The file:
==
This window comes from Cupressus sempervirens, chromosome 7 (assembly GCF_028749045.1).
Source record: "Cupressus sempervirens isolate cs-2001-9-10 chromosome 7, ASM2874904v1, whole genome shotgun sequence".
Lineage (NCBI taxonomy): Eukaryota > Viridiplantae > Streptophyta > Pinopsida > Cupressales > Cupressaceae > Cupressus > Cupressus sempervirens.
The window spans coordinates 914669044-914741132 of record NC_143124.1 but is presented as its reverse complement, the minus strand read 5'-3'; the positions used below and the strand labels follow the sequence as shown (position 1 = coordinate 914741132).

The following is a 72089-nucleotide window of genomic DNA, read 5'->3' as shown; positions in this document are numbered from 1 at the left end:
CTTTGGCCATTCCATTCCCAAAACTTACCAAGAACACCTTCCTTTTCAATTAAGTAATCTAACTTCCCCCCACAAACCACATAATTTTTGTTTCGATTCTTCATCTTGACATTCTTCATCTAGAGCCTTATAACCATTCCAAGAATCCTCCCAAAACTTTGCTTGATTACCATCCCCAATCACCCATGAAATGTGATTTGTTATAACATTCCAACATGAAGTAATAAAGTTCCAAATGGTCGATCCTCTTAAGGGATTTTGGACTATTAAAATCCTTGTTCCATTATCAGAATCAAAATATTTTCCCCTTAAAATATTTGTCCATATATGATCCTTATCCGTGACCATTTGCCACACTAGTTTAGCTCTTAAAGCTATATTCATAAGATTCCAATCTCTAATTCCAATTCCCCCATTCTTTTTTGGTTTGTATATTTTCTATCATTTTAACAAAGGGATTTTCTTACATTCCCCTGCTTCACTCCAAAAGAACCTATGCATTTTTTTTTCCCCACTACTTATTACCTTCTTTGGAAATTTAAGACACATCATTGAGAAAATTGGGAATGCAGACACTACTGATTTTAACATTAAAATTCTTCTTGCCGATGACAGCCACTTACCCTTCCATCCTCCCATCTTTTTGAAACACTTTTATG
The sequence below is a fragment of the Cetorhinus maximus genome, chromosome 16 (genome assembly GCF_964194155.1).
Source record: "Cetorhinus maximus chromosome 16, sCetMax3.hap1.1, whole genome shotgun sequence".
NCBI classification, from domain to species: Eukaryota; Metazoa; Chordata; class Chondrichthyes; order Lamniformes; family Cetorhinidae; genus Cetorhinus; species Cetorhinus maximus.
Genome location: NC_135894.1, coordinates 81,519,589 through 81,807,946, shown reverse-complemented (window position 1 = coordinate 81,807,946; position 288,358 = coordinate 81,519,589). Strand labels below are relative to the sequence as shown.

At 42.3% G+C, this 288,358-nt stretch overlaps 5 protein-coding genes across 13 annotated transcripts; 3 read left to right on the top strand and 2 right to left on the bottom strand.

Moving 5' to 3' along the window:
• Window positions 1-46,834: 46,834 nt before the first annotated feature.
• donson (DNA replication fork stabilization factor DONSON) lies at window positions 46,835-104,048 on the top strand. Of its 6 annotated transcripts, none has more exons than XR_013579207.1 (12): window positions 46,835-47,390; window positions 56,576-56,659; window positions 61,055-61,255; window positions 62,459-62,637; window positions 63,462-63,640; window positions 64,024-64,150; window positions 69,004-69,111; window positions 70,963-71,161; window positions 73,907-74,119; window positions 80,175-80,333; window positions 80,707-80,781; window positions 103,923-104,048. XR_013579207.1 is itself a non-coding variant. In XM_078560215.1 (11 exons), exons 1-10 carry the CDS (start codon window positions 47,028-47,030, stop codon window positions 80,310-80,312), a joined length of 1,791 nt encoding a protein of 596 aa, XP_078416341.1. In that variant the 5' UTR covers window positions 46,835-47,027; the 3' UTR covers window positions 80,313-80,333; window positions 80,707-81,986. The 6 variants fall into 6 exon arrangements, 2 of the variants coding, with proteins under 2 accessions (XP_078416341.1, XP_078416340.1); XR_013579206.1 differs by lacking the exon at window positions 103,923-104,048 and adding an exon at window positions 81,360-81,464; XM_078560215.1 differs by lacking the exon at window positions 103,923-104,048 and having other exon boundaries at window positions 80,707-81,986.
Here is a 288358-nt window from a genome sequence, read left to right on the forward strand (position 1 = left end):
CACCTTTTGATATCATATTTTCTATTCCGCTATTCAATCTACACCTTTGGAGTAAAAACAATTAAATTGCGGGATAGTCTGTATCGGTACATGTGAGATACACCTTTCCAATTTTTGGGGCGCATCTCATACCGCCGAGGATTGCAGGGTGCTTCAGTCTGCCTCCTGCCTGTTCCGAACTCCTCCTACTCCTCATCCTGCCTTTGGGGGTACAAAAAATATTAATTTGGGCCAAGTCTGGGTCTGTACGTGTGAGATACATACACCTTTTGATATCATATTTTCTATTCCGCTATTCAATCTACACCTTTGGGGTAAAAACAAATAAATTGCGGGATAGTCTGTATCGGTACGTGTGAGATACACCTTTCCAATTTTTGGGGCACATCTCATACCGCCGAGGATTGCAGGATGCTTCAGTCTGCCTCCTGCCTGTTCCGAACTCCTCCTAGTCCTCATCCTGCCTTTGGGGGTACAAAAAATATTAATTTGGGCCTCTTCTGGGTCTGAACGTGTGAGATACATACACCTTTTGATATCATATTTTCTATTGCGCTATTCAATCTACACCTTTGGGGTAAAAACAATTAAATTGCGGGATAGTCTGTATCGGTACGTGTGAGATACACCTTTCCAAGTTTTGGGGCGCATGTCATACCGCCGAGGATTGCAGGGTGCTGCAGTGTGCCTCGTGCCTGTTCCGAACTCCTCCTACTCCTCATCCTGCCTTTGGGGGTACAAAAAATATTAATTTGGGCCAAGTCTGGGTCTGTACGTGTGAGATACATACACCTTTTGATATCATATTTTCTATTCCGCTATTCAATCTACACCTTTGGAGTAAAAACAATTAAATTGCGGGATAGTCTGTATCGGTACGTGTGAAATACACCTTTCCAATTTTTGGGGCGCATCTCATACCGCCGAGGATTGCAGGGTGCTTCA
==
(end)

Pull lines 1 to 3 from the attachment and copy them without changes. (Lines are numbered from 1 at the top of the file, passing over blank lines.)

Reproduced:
This window comes from Cupressus sempervirens, chromosome 7 (assembly GCF_028749045.1).
Source record: "Cupressus sempervirens isolate cs-2001-9-10 chromosome 7, ASM2874904v1, whole genome shotgun sequence".
Lineage (NCBI taxonomy): Eukaryota > Viridiplantae > Streptophyta > Pinopsida > Cupressales > Cupressaceae > Cupressus > Cupressus sempervirens.